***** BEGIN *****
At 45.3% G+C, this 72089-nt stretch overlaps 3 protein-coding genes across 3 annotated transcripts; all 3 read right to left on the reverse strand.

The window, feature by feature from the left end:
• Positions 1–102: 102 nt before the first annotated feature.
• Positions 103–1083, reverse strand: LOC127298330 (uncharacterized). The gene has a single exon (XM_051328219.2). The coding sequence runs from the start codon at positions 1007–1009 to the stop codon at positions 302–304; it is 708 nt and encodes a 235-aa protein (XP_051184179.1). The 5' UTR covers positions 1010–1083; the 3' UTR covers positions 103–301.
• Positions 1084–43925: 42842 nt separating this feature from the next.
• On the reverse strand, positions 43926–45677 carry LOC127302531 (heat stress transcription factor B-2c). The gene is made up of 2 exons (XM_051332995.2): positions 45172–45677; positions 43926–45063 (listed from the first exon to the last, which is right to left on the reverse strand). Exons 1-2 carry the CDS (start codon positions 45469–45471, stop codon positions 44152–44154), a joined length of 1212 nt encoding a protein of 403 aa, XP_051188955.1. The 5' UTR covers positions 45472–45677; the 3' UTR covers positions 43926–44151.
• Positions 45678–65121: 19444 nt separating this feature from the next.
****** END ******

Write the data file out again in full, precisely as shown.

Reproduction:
At 45.3% G+C, this 72089-nt stretch overlaps 3 protein-coding genes across 3 annotated transcripts; all 3 read right to left on the reverse strand.

The window, feature by feature from the left end:
• Positions 1–102: 102 nt before the first annotated feature.
• Positions 103–1083, reverse strand: LOC127298330 (uncharacterized). The gene has a single exon (XM_051328219.2). The coding sequence runs from the start codon at positions 1007–1009 to the stop codon at positions 302–304; it is 708 nt and encodes a 235-aa protein (XP_051184179.1). The 5' UTR covers positions 1010–1083; the 3' UTR covers positions 103–301.
• Positions 1084–43925: 42842 nt separating this feature from the next.
• On the reverse strand, positions 43926–45677 carry LOC127302531 (heat stress transcription factor B-2c). The gene is made up of 2 exons (XM_051332995.2): positions 45172–45677; positions 43926–45063 (listed from the first exon to the last, which is right to left on the reverse strand). Exons 1-2 carry the CDS (start codon positions 45469–45471, stop codon positions 44152–44154), a joined length of 1212 nt encoding a protein of 403 aa, XP_051188955.1. The 5' UTR covers positions 45472–45677; the 3' UTR covers positions 43926–44151.
• Positions 45678–65121: 19444 nt separating this feature from the next.